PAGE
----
The Mayflower Compact—once called the “Plymouth Combination”—is the first constitution known to have been written in the New World. Drafted aboard the Mayflower before the Pilgrims from Holland and their fellow travelers landed in North America, it was signed on November 11, 1620, by the forty-one men on the ship. Pilgrim leader William Bradford was worried that some of the settlers were planning to “use their owne libertie” to ignore common rules (Foner and Garraty 1991: 708).

Whereas England has an unwritten constitution that embodies the principle of parliamentary sovereignty, one of America’s most important contributions to the idea of government by law is that of the written constitution, unchangeable by ordinary legislative means. The roots of such constitutions, to which bills of rights were later added, can be traced to the biblical idea of a covenant between God and man, which more secular thinkers such as John Locke later portrayed as a social compact among individuals themselves.

After citing their common loyalty to King James I, the signatories to the Mayflower Compact pledged to “covenant and combine ourselves together into a civil Body Politick, for our better Ordering and Preservation, and Furtherance of the Ends aforesaid: And by Virtue hereof to enact, constitute, and frame, such just and equal Laws, Ordinances, Acts, Constitutions and Offices, from time to time, as shall be thought most meet and convenient for the General good of the Colony; unto which we promise all due submission and obedience.”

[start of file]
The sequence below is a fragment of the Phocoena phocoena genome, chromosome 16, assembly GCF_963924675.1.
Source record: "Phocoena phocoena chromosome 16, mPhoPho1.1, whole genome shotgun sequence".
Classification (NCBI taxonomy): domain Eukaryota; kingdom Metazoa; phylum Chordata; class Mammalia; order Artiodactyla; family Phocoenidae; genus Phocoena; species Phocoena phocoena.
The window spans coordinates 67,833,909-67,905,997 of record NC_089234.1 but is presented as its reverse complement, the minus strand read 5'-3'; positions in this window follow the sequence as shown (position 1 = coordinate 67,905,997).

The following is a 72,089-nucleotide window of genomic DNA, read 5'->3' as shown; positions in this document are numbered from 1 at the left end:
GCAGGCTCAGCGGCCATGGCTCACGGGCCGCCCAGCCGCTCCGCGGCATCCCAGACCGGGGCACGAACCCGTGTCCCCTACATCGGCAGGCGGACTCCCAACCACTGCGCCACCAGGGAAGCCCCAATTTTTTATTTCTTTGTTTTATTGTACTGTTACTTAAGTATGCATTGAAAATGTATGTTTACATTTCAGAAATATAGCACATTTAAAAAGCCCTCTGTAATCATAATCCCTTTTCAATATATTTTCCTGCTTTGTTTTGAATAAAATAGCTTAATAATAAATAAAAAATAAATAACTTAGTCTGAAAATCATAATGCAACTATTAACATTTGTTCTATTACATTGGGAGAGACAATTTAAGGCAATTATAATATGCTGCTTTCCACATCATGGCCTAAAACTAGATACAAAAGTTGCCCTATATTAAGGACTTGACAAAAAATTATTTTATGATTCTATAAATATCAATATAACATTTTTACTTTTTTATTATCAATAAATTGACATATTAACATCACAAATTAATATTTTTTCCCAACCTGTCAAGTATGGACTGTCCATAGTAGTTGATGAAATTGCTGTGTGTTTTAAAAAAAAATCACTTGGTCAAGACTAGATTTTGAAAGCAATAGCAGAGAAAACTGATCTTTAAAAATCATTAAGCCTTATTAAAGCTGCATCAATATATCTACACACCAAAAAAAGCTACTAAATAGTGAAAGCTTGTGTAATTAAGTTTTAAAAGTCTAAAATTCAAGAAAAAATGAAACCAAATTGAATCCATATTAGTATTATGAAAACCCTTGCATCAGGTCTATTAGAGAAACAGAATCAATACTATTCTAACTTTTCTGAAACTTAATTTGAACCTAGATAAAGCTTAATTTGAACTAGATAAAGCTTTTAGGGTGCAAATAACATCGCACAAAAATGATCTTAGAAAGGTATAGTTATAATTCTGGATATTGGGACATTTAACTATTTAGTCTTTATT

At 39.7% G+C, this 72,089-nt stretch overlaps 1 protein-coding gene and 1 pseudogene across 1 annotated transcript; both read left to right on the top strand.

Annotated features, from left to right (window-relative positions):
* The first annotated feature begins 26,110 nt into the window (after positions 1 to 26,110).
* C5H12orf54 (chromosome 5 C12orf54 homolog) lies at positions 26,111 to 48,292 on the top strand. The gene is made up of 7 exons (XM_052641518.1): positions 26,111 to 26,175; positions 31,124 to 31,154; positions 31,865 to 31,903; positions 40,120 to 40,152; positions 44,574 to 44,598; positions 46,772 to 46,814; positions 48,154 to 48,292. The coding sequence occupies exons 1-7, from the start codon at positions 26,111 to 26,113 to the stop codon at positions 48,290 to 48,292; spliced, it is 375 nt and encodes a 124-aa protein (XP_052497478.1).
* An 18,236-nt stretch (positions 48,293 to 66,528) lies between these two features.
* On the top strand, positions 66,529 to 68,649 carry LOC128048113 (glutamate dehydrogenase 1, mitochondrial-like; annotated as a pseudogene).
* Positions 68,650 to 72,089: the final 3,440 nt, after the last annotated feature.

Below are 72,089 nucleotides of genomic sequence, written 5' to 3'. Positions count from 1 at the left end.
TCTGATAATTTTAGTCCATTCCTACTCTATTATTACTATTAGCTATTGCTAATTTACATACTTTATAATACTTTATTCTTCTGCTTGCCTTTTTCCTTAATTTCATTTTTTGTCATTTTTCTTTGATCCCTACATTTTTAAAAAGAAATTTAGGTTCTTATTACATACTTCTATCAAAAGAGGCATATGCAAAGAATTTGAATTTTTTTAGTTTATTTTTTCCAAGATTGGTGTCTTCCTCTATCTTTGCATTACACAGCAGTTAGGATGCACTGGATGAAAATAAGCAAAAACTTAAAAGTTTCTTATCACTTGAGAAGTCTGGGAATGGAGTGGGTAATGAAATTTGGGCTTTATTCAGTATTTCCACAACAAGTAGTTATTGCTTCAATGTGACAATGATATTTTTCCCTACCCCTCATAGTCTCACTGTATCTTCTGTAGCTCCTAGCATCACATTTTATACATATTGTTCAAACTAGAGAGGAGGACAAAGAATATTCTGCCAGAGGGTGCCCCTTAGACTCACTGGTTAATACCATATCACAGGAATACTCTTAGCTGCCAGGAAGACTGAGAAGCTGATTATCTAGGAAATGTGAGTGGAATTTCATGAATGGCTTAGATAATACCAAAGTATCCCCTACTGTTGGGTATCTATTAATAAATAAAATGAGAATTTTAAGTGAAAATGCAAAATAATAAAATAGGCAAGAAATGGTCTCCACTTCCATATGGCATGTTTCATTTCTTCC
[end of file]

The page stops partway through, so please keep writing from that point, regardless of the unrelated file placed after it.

The Mayflower Compact was regarded as law until 1686. Colonies, states, and in time the nation as a whole continued to rely on written documents both to create their own identities and to limit government powers.

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